Abstract 16262: Pulmonary Hypertension in Hypertrophic Cardiomyopathy: Prevalence, Clinical Profile, and Prognosis
Background: The clinical profile and prognosis of patients with hypertrophic cardiomyopathy (HCM) and pulmonary hypertension (PH) are unknown. We hypothesized that PH in patients with HCM is associated with mortality.
Methods: We identified 2,565 adults with HCM who underwent clinical evaluation at our institution from 1993 to 2012. Pulmonary artery systolic pressure (PASP) derived from echocardiography was available in 1,747 patients (68%). These patients (54±16 yrs; 53% male) were stratified into 3 groups based on PASP: Group 1, n=937 (54%) with PASP<35mmHg; Group 2, n=564 (32%) with PASP 35 to 49mmHg; Group 3, n=246 (14%) with PASP≥50mmHg. Group characteristics were compared using a t-test and survival was evaluated with Kaplan-Meier curves. Multivariable proportional hazards models were used to assess the association of PASP with mortality after adjustment for age, gender, family history of sudden death, atrial fibrillation, and NYHA III/IV status.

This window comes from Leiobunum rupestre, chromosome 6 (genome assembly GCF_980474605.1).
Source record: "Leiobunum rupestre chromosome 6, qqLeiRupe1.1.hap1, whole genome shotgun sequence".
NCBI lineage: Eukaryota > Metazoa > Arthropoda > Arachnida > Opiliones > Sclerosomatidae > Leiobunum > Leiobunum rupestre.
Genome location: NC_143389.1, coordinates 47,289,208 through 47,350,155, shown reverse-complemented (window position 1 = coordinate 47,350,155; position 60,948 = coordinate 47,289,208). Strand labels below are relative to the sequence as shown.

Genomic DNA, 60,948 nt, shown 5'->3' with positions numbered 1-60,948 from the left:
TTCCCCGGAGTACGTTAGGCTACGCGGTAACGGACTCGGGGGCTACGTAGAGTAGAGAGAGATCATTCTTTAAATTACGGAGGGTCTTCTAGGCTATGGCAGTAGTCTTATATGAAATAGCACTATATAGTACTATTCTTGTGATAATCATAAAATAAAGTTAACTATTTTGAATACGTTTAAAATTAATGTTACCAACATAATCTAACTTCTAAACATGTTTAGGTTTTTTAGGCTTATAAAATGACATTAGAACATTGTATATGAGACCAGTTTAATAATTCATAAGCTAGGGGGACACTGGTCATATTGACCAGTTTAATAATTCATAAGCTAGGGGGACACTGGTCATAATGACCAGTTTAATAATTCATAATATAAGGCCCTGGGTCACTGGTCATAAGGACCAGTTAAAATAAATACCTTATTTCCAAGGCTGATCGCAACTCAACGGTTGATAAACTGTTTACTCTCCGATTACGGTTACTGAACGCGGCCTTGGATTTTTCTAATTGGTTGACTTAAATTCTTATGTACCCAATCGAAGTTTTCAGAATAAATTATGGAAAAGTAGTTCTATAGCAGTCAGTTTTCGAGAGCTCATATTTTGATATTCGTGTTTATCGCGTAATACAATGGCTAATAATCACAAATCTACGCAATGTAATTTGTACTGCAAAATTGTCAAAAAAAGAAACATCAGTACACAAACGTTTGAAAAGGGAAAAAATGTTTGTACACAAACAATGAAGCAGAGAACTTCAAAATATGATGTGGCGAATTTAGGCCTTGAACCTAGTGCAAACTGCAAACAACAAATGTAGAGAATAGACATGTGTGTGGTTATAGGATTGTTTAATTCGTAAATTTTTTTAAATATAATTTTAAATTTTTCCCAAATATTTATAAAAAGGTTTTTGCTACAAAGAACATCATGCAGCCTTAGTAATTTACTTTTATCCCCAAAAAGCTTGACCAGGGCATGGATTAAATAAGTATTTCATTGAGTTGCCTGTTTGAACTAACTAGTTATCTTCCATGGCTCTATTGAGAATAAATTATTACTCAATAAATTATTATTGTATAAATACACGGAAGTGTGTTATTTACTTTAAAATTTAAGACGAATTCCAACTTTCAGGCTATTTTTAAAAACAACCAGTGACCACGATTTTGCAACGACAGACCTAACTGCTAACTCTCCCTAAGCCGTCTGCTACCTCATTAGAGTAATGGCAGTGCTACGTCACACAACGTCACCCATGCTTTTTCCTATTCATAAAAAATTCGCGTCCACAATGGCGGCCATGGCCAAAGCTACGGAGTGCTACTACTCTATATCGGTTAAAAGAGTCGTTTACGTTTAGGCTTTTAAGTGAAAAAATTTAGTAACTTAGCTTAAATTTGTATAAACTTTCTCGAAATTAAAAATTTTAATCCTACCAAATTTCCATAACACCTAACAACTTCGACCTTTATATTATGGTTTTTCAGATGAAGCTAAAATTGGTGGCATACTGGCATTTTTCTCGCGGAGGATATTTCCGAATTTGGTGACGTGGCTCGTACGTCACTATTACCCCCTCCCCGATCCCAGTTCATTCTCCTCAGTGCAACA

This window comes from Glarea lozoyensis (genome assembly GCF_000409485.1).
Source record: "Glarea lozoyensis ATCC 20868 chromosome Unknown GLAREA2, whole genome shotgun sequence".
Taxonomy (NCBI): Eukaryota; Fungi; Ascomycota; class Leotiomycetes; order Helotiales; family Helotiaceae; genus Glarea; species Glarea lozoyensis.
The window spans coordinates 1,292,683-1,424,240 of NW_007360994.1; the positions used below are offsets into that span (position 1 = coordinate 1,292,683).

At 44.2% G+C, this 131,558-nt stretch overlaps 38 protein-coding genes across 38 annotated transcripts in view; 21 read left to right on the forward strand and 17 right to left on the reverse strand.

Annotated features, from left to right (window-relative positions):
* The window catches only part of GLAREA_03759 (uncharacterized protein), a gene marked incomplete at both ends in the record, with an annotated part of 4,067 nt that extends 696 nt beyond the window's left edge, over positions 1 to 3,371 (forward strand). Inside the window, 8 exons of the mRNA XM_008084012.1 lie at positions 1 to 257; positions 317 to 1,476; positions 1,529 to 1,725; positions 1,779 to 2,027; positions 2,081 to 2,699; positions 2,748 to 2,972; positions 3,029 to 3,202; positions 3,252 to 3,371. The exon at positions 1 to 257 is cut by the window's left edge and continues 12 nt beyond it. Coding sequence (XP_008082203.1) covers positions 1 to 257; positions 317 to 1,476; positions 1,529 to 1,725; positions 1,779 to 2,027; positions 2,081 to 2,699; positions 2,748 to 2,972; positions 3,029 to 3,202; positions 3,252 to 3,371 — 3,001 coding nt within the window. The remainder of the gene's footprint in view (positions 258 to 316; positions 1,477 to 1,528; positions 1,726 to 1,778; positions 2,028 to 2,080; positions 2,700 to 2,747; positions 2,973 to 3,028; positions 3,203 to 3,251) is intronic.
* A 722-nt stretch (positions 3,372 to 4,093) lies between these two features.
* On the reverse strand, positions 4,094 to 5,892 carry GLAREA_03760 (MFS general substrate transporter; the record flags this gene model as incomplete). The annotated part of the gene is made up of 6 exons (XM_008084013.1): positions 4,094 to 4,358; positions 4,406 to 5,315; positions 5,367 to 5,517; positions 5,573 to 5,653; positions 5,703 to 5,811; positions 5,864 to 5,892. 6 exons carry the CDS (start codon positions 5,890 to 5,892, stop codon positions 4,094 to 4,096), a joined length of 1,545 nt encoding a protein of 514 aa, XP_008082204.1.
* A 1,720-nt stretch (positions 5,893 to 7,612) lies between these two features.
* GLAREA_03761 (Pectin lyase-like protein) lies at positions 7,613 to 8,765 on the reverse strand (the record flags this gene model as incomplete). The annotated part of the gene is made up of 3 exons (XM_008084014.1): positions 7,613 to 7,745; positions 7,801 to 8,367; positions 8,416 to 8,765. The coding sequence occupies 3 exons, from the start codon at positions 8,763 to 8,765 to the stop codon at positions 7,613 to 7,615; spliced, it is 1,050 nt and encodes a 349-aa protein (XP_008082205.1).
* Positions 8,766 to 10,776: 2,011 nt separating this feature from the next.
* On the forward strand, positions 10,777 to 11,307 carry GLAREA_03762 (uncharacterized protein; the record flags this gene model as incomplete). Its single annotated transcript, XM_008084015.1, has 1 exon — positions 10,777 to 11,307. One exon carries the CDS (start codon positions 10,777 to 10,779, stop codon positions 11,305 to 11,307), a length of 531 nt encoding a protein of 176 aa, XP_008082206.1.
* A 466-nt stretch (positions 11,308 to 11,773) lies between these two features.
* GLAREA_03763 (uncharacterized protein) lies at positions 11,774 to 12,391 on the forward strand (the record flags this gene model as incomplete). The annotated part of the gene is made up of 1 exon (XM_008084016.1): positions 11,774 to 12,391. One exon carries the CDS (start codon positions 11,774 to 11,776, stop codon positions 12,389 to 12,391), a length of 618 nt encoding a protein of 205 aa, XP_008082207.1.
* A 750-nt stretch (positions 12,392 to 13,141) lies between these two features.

Results: Group 3 vs Group 1 patients were older (61±14 vs 52±15 yrs), consisted of more females (68% vs 39.2%), and more likely to be NYHA III/IV (71% vs 42%; p<0.001 for all). On echocardiogram, Group 3 patients had larger left atria (70±45 vs 43±16 ml/m2), higher filling pressures (E/e’: 26±12 vs 16±7), more ≥moderate mitral regurgitation (52% vs 12%; p<0.001 for all), and greater left ventricular outflow tract gradients (46 [IQR 0, 96] vs 18 mmHg [IQR 0, 52]). During follow-up (mean 2.4±3.6 yrs; median 0.6 yrs [IQR 0, 3.7]) there were 168 deaths. Kaplan-Meier analysis demonstrated worse survival according to PASP level (Figure 1). Furthermore, PASP was independently associated with higher mortality (HR 1.23 per 10mmHg; 95%CI 1.12-1.34).
Conclusions: Over 10% of the patients with HCM evaluated in our center have significant PH which likely reflects a greater burden of the disease. Higher PASP was independently associated with lower survival in patients with HCM, and may represent a valuable tool for risk stratification.
- © 2013 by American Heart Association, Inc.